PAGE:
“Don’t be afraid to take risks. In risks will come your biggest opportunities. Be realistic and be prepared for any outcome while giving your best at whatever you do.”
These are the words of Kirthiga Reddy, a woman who has made it in the male-dominated world of technology businesses. She has done it all – in engineering, in building partnerships, in investments, and in growing the next generation of entrepreneurs.
A rarity in womankind, she is one of the frontrunners in carrying the flag for the small group of women in technology from India to have got global recognition. Currently a Venture Partner at SoftBank Investment Advisers in San Francisco, Kirthiga stands out among women leaders across the world, with many firsts to her credit.
Before SoftBank, Kirthiga was with Facebook for eight years, since 2010. Her impressive CV includes top engineering positions at large software giants such as Motorola and Silicon Graphics, where she was the youngest Director of Engineering and, not to mention, the only woman in the team.
Till recently, Kirthiga played a major role at her alma mater, as the Chairperson of Stanford Business School Management Board. According to her LinkedIn profile, she is also a mentor at Sequoia Ascent Programme. In 2018, she co-founded venture capital firm F7 Ventures, along with six other women leaders who met at Facebook, focusing on early stage startups.
Now 46, Kirthiga was listed among the ‘Top 50 Most Powerful Women in India’ by ‘Fortune India’ magazine in 2011. Her journey is nothing short of inspirational, and one for future generations to look up to.
Born in Nagpur, Kirthiga grew up with strong middle-class values. She spent her formative years in places like Dandeli and Nanded because of her father’s government job. After completing her computer engineering from MGM College of Engineering, Nanded, Kirthiga moved back to Nagpur to join Kanetkar Tutorials, helping engineering students master C skills.
After she finished her master’s in business administration from Stanford University and an MS in computer engineering from Syracuse University, Kirthiga started working with US-based Phoenix Technologies, which is when Facebook offered her a “dream job”.
Kirthiga was Facebook's first employee in India – the story goes that she literally pulled open the shutters of the Mumbai office for the social networking giant. In her eight years at Facebook, she was MD of India and South Asia based out of Mumbai for six years and then heading global partnerships in the US. In the initial role, she was instrumental in growing Facebook’s ad sales through huge partnerships like those with Coca-Cola and also with small and medium businesses (SMBs) in the subcontinent.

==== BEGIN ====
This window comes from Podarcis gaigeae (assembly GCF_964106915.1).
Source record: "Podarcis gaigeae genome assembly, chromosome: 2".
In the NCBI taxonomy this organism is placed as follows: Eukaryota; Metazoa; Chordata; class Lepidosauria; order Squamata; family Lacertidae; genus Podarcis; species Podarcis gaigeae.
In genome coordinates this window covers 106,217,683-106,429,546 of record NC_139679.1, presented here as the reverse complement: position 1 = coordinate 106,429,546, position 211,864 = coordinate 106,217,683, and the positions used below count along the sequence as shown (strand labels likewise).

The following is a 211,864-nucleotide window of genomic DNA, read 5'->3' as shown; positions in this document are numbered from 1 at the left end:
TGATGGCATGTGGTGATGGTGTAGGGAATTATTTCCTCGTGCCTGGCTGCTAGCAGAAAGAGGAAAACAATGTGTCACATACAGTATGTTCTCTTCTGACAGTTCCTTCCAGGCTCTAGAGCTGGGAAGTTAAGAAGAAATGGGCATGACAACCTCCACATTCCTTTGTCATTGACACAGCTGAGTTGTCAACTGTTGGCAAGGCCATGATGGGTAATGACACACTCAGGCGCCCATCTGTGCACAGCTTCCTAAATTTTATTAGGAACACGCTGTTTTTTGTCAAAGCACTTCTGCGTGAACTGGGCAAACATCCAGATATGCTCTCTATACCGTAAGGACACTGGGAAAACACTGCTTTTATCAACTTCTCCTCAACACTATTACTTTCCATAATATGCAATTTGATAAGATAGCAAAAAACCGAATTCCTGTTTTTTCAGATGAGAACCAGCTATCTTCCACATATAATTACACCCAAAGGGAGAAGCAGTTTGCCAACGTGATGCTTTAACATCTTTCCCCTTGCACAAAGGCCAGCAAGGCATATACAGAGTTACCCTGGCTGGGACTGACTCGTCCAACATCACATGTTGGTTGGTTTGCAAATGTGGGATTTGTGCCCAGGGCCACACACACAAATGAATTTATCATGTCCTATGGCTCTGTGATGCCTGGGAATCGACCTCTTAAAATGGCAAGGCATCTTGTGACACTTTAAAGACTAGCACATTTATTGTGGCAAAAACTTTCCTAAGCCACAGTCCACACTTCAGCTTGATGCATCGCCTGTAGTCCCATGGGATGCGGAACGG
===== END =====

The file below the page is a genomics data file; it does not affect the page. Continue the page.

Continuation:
Although her efforts for Free Basics, a Facebook project based on differential pricing for data services, could not succeed, Kirthiga left India in 2016 to move to an even better role with the tech giant in the US. As the Lead of Global Partnerships, she was in charge of Facebook’s advertising partners in emerging markets, and grew the company’s business across Brazil, Mexico, Indonesia, South Africa, and the Middle Eastern countries.
First Female VP at SoftBank
Worldwide, women are a small minority in the venture capital business. According to the Crunchbase Women in Venture report for 2017, the percentage of women partners at the top 100 VC firms in the US edged up to eight percent. It is no small feat that Kirthiga became the first female venture partner at SoftBank in December 2018. She now works as part of SoftBank Investment Advisors, the team that manages the massive Vision Fund.
SoftBank's $100 billion Vision Fund has been touted as one of the biggest disruptors of the venture capital business, and has committed to invest close to $65 billion in companies like Uber, WeWork, and Didi. In her current role, Kirthiga will be in charge of handling what could potentially be the world’s largest pool of technology investments.
Balancing Personal and Professional Life
Like many other women professionals, Kirthiga has struggled between balancing her personal and work life. The mother of two has a success mantra: to embrace the power of the “And’” vs the tyranny of the “Or”.
She reveals how she came up with this. “After my younger daughter, Ariya, was born, I had to make a professional choice (after the six-week maternity leave was over) to travel on work. But it was also super important for me to nurse her for a year. I went through agonising days.”
Kirthiga says that at the time, she wondered if this was the moment that everyone talked about, where you have to make a choice between your professional goals and personal goals. “But I realised I could do both.” Thus, when she travelled on work she would take her baby with her. Her colleagues helped find good day care, and in between meetings, she would take time out to nurse her child. She had learnt to push the boundary of the ‘Or’ and found the ‘And’.
Kirthiga’s cycle of learning, unlearning, and relearning involves accepting change. “Don’t resist change. Change is good. Be open to avenues of inspiration, there will be some expected and some unexpected,” she says.
With her career spanning the roles of a techie, sales head, investor, and mentor, Kirthiga Reddy does walk her talk too.